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A case caught my attention recently:

In it, person A commits both breach of contract and also the tort of deceit in lying about an asset they fraudulently sold for about 6 figures. In the civil case, the ostensible claimant is B who eventually reaches a pre-trial settlement of some amount over £30k in "full and final settlement of all claims between A and B from the transaction".

However there is also a 2nd potential claimant C (and perhaps others as yet unknown) who suffered loss due to the transaction being fraudulent. A knew that C would also suffer loss, but no exposure to a claim by C was contemplated by A at the time they settled with B. C and B kniw each other but C has mental health issues which meant they were unable to discuss their own harm suffered with B or combine the claims, and mentally also couldn't deal with their own case at that time. C's claim isn't as large (probably £5-10k), is well evidenced, and is not ruled out by the agreement of A and B. But the immediate rebuttal if C claims will probably be that the cases should have been brought together and is not able to be brought because of failure to follow court rules or combine the cases.

I'm not sure how strong a barrier this would be in UK law, and I'm curious.

Can C bring a case, or is C pre-emptorily barred by the fact that any case should have been brought a the same time and settled with A? Or is there just a penalty in costs? Was C under a duty to combine or just desirable in law to do so? What other arguments would strengthen C's position if the question comes up of failing to combine cases?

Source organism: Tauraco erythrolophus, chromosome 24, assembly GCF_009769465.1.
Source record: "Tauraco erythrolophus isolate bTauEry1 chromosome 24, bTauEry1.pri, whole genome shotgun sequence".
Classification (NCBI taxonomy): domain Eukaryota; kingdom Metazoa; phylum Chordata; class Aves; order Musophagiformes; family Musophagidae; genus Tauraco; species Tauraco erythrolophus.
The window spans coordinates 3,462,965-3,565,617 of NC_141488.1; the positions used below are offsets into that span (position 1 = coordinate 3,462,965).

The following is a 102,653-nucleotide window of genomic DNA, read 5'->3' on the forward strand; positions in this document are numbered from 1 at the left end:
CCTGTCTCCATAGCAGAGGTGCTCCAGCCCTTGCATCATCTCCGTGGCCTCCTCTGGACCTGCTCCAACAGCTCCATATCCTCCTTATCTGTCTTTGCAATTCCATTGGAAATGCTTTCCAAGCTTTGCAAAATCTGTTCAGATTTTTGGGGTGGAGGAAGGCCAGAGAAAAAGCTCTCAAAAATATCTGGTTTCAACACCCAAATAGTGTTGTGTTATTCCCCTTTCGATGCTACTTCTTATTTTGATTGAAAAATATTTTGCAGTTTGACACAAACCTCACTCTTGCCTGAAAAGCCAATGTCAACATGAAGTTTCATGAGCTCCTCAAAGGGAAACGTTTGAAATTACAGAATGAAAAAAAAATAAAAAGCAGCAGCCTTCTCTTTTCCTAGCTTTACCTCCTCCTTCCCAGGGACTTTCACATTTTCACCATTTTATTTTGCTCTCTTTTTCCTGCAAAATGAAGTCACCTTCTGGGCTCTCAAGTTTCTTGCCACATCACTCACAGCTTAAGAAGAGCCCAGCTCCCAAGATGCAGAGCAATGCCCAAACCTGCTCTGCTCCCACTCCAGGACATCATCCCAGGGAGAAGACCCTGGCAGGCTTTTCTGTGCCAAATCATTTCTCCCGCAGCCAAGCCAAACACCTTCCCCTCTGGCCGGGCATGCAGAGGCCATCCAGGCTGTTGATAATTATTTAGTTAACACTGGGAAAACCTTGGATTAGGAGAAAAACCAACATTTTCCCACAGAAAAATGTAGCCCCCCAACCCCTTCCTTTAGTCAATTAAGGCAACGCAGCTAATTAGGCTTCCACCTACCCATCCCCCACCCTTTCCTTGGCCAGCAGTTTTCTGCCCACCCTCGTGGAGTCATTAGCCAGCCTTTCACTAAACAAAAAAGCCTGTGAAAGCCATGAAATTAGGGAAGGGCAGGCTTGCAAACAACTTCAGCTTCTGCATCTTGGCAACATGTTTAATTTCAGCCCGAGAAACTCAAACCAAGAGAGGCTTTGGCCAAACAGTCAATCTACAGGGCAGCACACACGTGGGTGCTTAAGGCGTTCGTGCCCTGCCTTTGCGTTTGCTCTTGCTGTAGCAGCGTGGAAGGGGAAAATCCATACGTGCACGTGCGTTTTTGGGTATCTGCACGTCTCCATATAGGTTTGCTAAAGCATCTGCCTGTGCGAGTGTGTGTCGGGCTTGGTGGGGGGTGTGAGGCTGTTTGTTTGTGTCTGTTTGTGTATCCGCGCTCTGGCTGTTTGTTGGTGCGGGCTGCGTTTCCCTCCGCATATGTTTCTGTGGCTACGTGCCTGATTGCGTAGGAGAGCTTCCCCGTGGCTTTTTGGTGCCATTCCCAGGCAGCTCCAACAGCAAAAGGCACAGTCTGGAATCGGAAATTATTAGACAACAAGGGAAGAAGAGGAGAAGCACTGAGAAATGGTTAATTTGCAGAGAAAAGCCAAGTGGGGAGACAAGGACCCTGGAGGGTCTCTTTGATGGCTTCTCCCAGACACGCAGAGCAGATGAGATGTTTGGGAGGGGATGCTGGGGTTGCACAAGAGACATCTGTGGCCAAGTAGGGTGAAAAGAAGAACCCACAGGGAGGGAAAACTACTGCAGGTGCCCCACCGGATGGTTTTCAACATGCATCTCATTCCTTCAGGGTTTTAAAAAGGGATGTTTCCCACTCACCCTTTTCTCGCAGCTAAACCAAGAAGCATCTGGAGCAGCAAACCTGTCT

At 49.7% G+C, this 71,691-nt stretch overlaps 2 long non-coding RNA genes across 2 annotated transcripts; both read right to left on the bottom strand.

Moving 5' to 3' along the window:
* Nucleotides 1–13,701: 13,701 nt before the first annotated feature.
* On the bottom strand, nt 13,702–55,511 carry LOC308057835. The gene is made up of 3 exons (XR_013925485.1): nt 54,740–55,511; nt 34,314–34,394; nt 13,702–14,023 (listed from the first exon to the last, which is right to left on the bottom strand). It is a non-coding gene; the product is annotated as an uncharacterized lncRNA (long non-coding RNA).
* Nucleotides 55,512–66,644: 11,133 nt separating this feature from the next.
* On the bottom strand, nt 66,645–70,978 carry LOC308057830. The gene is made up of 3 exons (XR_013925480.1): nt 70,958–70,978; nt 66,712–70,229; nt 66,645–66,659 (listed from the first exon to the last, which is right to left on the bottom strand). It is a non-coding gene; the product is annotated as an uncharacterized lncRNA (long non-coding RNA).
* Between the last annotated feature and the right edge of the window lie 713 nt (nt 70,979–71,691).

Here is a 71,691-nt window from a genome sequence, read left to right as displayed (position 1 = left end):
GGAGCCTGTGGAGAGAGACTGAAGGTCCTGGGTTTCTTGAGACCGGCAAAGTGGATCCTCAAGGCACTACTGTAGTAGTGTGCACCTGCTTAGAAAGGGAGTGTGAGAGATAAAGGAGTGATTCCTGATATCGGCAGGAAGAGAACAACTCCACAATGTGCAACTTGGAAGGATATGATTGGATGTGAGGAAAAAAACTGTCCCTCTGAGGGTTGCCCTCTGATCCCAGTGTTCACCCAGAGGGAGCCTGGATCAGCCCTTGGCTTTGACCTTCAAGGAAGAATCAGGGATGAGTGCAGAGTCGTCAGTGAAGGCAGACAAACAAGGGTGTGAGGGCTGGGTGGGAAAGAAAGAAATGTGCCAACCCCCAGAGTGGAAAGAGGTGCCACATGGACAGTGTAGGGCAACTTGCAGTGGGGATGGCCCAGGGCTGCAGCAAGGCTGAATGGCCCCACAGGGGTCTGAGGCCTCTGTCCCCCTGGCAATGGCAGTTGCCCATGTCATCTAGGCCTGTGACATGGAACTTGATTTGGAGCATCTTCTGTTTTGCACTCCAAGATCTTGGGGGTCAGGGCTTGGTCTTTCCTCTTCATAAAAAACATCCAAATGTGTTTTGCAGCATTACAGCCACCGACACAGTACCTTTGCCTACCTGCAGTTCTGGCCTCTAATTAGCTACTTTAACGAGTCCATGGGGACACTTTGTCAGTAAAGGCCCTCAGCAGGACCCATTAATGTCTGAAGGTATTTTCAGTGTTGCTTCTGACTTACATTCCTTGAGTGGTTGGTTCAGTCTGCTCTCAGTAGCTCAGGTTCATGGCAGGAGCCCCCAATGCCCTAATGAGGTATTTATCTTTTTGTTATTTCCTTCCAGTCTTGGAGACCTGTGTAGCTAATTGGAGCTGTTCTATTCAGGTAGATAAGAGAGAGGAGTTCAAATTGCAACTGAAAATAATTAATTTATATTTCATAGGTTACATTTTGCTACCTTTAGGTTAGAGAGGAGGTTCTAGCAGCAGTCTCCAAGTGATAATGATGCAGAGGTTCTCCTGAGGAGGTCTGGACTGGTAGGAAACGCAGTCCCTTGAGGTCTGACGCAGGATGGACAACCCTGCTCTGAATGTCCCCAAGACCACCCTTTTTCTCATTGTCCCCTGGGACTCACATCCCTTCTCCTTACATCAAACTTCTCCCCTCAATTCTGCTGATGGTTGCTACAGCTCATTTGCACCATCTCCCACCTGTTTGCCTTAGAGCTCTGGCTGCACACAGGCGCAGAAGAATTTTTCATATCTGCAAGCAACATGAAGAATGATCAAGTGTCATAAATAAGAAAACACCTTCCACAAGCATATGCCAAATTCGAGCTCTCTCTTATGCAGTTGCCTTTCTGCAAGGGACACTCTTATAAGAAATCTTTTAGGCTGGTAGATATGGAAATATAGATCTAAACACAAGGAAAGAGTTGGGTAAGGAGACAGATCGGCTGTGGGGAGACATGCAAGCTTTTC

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    Based on pure reason (which may be entirely wrong because law is like that) I don't see that C has any barrier to their case beyond having to pay for it to be brought. The case of B against A might be related to C's, but it is not the actual case, and C has every right to seek compensation for the damages they have suffered regardless of whether or what B had already received some. – Nij Oct 12 '16 at 9:52
  • C's case is caused by the same deceit, but not contract (no contractual connection). The harm done is different as well. But I'm not sure if commonsense is enough to know the answer? – Stilez Oct 12 '16 at 14:24
  • Was this an actual case? Reads more like a question set by a university law faculty or by the UK's Bar Council or Law Society for finals. – Peter Point Oct 12 '16 at 22:13
  • Actual case. Unreported though and lower court, can't find the actual ruling if any was ever public – Stilez Oct 12 '16 at 23:06
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A wrongful act may cause damage to any number of people. Each of those people has the right to seek compensation independent of the others.

For example, consider an electrician who incorrectly wires a main switchboard in a communally owned building under contract from the owner's corporation causing a fire which burns the building to the ground. The owner's corporation can sue for breach of contract and the tort of negligence, each individual owner can sue for negligence against the electrician and breach of contract and negligence against the corporation as can each tenant (plus the landlord) and each visitor.

Even if the facts are the same and uncontested, each has a different basis in law and potentially different defendants.

  • In principle yes. That's the sort of thing I'm thinking of. But are there any restrictions or sections in the CPR or procedural guidance which would require such a claimant to at least try and reduce multiple cases by joining an existing case in some circumstances, or penalise them if they could have done so but didn't do it? Or anything that confirms the contrary? – Stilez Oct 12 '16 at 19:10

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